Be fair on parents of 'forgotten children'
WHILE I was horrified to learn of the plight of Hong Kong's ''forgotten children'', I feel it inappropriate to criticise the parents of these children.
Having worked in England with similarly disabled children, I can assure the writer that far from ''not giving a damn'', the majority of parents are riddled with guilt for years, if not for the rest of their lives, for ''abandoning'' their offspring.
These aren't ''normal'' children: many need daily physiotherapy, suction because they can't cough, feeding tubes because they can't swallow. They may have frequent and violent epileptic seizures. Their problems are not confined to the day-time only - many also require night nursing. Some parents get as little as two or three hours sleep a night. Until a person has witnessed the problems first hand on a daily basis, I really don't think they have the right to make such a damning comment.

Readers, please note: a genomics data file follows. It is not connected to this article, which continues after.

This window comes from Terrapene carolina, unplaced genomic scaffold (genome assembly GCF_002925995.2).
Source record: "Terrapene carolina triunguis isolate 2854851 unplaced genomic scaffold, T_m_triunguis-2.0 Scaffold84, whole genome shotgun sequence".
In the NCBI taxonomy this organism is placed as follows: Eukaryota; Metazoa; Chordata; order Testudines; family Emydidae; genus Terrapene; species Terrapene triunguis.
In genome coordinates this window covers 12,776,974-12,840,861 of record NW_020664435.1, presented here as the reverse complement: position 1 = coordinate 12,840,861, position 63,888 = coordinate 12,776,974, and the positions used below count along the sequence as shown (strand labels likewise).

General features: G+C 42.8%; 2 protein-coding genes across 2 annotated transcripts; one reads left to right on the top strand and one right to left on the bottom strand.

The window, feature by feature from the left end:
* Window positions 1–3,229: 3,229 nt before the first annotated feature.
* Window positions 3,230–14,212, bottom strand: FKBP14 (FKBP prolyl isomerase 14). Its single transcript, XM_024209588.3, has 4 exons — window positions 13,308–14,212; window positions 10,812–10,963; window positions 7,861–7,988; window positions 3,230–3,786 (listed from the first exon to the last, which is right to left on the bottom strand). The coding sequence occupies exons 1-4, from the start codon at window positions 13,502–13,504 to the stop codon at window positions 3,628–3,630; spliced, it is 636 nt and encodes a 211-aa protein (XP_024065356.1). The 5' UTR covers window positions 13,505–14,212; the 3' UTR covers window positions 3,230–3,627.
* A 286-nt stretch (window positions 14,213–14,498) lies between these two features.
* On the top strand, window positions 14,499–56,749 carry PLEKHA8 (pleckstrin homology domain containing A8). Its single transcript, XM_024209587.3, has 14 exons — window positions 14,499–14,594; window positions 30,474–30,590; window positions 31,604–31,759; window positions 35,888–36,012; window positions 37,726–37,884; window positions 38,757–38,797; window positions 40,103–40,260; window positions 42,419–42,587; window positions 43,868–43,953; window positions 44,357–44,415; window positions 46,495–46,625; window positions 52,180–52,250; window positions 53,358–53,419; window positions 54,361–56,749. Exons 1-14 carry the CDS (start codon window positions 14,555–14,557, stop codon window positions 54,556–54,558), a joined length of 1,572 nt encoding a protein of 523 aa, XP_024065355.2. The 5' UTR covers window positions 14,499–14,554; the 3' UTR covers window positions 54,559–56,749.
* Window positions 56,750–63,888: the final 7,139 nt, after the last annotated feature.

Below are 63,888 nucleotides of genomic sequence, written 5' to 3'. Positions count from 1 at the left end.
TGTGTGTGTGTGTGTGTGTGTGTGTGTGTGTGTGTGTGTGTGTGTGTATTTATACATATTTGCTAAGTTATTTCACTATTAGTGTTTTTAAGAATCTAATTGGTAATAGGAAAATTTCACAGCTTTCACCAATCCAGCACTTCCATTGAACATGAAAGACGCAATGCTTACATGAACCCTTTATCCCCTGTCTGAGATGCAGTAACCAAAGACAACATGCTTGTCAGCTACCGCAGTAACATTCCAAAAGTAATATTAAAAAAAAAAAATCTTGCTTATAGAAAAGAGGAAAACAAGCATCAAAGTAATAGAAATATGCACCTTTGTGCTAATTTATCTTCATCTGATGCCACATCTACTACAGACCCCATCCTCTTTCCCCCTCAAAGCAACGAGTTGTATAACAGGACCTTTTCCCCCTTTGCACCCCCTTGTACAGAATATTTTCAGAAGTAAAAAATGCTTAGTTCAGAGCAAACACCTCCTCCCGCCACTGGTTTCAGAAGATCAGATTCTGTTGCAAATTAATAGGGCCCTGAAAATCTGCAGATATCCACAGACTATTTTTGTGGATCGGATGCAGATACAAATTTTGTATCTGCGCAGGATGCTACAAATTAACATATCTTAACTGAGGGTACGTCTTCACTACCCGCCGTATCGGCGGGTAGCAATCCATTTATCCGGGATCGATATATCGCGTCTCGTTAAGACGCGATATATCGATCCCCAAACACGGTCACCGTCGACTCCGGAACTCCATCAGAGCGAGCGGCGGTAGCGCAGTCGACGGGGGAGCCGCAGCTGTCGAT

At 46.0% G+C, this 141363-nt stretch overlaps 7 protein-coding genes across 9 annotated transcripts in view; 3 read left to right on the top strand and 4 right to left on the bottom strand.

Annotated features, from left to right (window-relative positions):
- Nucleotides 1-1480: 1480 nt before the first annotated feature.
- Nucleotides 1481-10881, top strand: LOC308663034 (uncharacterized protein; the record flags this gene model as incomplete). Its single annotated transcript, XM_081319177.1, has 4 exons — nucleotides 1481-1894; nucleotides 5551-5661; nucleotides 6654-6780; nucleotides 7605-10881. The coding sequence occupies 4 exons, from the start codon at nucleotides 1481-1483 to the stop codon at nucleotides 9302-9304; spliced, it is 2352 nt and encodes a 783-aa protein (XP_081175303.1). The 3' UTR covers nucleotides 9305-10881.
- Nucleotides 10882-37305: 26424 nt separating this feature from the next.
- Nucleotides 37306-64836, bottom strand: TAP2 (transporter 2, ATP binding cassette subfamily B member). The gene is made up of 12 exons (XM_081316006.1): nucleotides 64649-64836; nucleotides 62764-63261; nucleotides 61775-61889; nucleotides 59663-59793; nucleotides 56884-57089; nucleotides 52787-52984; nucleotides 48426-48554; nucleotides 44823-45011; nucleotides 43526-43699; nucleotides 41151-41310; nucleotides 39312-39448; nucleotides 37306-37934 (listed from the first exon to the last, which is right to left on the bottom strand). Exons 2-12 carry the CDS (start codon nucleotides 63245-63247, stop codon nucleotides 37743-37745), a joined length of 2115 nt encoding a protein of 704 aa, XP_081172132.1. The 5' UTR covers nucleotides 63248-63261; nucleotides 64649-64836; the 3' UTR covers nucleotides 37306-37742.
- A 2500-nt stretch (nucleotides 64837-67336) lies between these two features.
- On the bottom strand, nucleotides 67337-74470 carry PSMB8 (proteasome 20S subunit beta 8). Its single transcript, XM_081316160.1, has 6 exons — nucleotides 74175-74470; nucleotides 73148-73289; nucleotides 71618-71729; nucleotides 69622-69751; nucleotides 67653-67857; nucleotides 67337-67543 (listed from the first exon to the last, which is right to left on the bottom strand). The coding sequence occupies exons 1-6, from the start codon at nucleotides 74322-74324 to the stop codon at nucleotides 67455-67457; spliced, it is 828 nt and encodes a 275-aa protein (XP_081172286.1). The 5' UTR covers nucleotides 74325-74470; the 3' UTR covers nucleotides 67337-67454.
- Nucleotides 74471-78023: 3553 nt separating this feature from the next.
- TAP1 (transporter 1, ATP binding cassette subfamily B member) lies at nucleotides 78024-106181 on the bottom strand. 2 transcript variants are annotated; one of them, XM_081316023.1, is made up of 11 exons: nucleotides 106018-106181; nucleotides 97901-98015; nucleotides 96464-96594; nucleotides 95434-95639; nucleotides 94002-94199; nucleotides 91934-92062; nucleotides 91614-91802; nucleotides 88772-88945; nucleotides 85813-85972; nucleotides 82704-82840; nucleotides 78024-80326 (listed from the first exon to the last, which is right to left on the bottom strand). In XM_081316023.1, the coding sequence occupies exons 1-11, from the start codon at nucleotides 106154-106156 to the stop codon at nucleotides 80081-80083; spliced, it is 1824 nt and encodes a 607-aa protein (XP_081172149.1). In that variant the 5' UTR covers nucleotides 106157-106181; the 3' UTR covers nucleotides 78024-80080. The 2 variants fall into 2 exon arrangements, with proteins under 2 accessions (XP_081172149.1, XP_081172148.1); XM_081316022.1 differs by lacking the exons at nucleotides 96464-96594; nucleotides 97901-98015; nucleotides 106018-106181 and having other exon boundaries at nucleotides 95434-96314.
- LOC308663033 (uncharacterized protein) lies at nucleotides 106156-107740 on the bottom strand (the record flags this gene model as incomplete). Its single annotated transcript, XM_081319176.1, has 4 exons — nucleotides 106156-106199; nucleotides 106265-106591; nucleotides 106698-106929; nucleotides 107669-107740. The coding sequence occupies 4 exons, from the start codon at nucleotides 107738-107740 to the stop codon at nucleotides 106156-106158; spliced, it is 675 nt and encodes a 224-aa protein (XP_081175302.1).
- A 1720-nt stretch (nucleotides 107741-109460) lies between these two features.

And don't forget that until fairly recently parents were openly encouraged to put their handicapped and unwanted children into state care.
I am not condoning parents leaving their children in hospitals and trying to forget about them, but believe me, having worked as a nurse, volunteer helper and part-time foster mother with severely handicapped kids, these children are more than just hard work.
Caring for them demands a far greater degree of selflessness than does raising a normal child, and in a city that does not appear to have a terribly open attitude towards the handicapped, I can well understand what motivated these parents to leave their children in the care of others.
MRS S. W. WONG Causeway Bay